Uncanny Tales (left to right: June 1941 issue and November 1941 issue).

 

Writer Thomas P. Kelly (books by Kelley at TPL) was Uncanny Tales' primary Canadian contributor. Kelley was a prolific writer under both his own name and several pen names. In Uncanny Tales, he published as Rex Hayes, Valentine Worth, Wellington Price and Gene Bannerman. Working with wife Ethel, the pair produced up to 100,000 words a week during Canada's World War II pulp zenith. Credited as "America’s foremost Weird Story Writer" in early issues of Uncanny Tales, Kelley actually lived and worked in Toronto. Before pulp writing, Kelley worked as a prizefighting boxer and a bouncer. Kelley came from a family of tall tale tellers. His father Doc Kelley sold "magical elixirs" for 45 years with a touring show.

Photograph of Thomas P. Kelley
Thomas P. Kelley. The fastest author in the east (1970). From Toronto Star Photograph Archive.

 

Uncanny Tales also published original stories and reprints by American pulp writers. Donald A. Wollheim, Sam Moskowitz and C. M. Kornbluth were among the science fiction writers who sold stories to Uncanny Tales. Uncanny Tales ran for 21 issues from 1940 to 1943. The wartime conditions that allowed Uncanny Tales to thrive also caused problems, though. In 1942, wartime paper shortages forced Uncanny Tales to reduce publication. Finally in 1943, the magazine stopped publication ending an era of Canadian science fiction and fantasy pulps. 

 

A Canadian reprint

Instead of publishing original Canadian content, some publishers reprinted American pulp magazines. One example is the Canadian edition of Science Fiction. Science Fiction magazine declared that it was "truly All-Canadian magazines, conceived, edited and written in Canada by Canadians." In fact, Science Fiction's stories were reprints from the American pulps. Publisher Columbia Publications reused stories from Science Fiction, Science Fiction Quarterly and Future Fiction. The pulp was only printed in Canada to avoid World War II import laws.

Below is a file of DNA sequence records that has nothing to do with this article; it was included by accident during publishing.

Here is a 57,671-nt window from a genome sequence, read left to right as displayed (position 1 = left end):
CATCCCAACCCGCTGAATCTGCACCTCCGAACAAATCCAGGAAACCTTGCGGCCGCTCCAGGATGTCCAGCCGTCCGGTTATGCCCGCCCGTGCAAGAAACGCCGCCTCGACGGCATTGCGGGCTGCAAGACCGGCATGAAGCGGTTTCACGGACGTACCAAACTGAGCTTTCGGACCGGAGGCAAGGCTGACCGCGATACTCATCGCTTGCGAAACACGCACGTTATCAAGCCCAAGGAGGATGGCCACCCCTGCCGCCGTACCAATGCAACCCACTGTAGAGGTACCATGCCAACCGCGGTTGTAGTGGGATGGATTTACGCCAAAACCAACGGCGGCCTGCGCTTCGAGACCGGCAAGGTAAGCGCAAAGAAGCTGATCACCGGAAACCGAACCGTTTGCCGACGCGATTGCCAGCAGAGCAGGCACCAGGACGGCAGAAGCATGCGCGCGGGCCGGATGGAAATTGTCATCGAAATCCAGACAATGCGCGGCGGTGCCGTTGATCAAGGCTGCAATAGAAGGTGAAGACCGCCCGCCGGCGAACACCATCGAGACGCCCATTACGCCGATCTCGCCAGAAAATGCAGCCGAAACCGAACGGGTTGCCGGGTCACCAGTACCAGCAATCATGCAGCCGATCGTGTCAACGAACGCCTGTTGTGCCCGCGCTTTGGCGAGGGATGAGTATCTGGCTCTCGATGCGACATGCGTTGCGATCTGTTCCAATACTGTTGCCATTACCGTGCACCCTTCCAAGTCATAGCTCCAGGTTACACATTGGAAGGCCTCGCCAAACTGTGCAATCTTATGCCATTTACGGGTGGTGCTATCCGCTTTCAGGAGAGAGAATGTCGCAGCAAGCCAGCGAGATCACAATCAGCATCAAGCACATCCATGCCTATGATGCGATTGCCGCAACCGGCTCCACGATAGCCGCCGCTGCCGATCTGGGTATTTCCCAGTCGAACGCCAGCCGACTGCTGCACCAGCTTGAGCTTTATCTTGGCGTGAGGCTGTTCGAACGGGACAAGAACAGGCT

Cover of Science Fiction (June 1942)
Science Fiction (July 1942 issue). Science Fiction's Canadian edition consisted entirely of reprints.

 

Similarly, stories in Astonishing Stories' Canadian editions were all reprints from American pulps. Canadian editions would feature different art. But, generally the content mirrored American pulps Astonishing Stories (American edition) and Super Science Stories. During World War II, Canadian science fiction and fantasy fans relied on a combination of original and reprinted pulps.  

Cover of Astonishing Stories (January 1942 issue)
Astonishing Stories (January 1942 issue). Canadian editions of Astonishing Stories had different cover art than American editions.

 

What happened to Canadian pulps? 

After World War II, import restriction on pulp magazines were removed. This reduced demand for reprint editions or original Canadian pulps. Some Canadian pulps continued publication after World War II. But the remaining pulps focused on crime stories rather than science fiction and fantasy. 

Now Canadian wartime pulps are rare collectors' items. The magazines' cheap wood pulp paper makes them fragile. In the 1940s, pulps were disposable pop culture items with few surviving the decades. Libraries and collectors treasure remaining copies of Uncanny Tales, Astonishing Stories and other pulps printed in Canada. 

 

Further reading